Our next concern is the degree to which the decision maker limits the evoked set to similar options. To the extent pairwise similarity (Jain and Etgar 1975), distance in perceptual maps (Day, Schocker and Srivastava 1979), matching coefficients and attribute correlations (Srivastava 1981) are valid indicants of substitutability, one should expect evoked sets to be restricted to similar alternatives. The notion that evoked set will consist of similar options is indeed consistent with the assertion found in the categorization literature that similar or equivalent items will be classified together (Garner 1978, Anderson 1975, Tversky and Gati 1978, Smith 1981, Smith and Byron 1981, Gutman 1981). Nonetheless, pairwise similarity need not be the basis on which alternatives are included in the evoked set Two alternatives can be equally similar to a third item (for instance the "ideal") without being similar to each other. The degree to which evoked products are similar will probably depend therefore on the extent to which they share the attributes that make them similar to the "ideal product . Thus pairwise similarity may not be critical in order for two or more items to be entered in the evoked set. However, it appears reasonable that the likelihood that one option A becomes a member of the evoked set is higher if another item B - similar to A - is evoked. More formally stated, it is hypothesized that

H2: "The pairwise similarity of the evoked alternatives will be higher than the pairwise similarity of randomlY selected subsets".

One may ask whether the tendency to evoke alternatives that are pairwise more similar than randomly selected options, vary with the similarity of the available alternatives. That is, when the options are either homogeneous or heterogeneous, does the person still try to evoke alternatives that - relatively speaking - are similar among themselves.

Q3: "Do the evoked alternatives tend to be more similar regardless of the homogeneity of the set of alternatives out of which the evoked set is composed?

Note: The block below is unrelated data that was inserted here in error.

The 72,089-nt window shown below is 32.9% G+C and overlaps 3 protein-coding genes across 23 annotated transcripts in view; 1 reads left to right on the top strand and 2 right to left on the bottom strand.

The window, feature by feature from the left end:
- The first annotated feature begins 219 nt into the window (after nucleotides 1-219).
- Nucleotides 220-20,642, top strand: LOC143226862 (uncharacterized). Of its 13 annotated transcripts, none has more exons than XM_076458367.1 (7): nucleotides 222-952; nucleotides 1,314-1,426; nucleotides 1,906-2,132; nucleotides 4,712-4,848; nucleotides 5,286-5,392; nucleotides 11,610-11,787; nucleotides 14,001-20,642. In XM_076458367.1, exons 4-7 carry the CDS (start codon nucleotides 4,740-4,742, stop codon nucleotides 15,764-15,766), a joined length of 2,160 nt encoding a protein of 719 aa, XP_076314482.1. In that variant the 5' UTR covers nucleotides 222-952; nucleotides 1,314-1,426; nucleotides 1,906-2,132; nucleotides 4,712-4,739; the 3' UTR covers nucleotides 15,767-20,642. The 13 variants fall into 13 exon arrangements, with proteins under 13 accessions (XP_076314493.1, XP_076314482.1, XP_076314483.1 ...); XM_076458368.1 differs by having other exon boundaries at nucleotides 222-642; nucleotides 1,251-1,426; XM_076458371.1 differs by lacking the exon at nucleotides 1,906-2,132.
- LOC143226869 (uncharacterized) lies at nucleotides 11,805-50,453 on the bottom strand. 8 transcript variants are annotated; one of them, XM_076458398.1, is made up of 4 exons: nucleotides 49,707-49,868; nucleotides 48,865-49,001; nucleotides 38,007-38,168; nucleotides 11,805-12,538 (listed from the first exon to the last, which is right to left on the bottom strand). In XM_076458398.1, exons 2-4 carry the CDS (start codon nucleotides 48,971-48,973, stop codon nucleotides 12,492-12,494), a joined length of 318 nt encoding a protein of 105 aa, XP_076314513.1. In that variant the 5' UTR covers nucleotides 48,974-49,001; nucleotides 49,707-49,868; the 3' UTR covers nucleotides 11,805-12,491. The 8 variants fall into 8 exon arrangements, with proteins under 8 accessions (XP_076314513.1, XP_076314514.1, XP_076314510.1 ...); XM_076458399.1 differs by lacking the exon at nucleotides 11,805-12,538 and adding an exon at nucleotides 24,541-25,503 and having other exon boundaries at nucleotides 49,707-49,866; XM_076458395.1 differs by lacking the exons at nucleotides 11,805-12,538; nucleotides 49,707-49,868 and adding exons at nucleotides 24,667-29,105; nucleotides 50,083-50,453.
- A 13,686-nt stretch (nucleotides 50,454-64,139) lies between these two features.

The research questions advanced so far have all addressed aspects of evoked set content such as similarity and desirability of the evoked alternatives. The issue in the following hypothesis is the magnitude of evoked set. Belonax and Mittelstaedt (1978) expected and found evoked set size to be negatively related to attribute variance. One might question whether size of evoked set in general would be negatively related to product differentiation. However, assuming that alternatives are included in the evoked set due to their similarity to the ideal rather than their pairwise similarity, one should expect homogeneity of the choice set to affect the dispersion of evoked set magnitude. Thus, it appears reasonable that when all alternatives share a large number of dichotomous attributes (i.e. are highly similar) they will all tend to be either highly similar or highly dissimilar to the person's concept of his or her "ideal" brand. Therefore highly similar options will all tend to be acceptable or unacceptable. We can present the third hypothesis:

H3: "Persons exposed to highly similar alternatives will tend to either reject or include them all in the evoked set to a larger extent than persons who can choose between more heterogeneous alternatives. Therefore evoked set size in the case of highly similar alternatives will tend to be either very small or very large".

METHODOLOGY

Outline of Experimental Design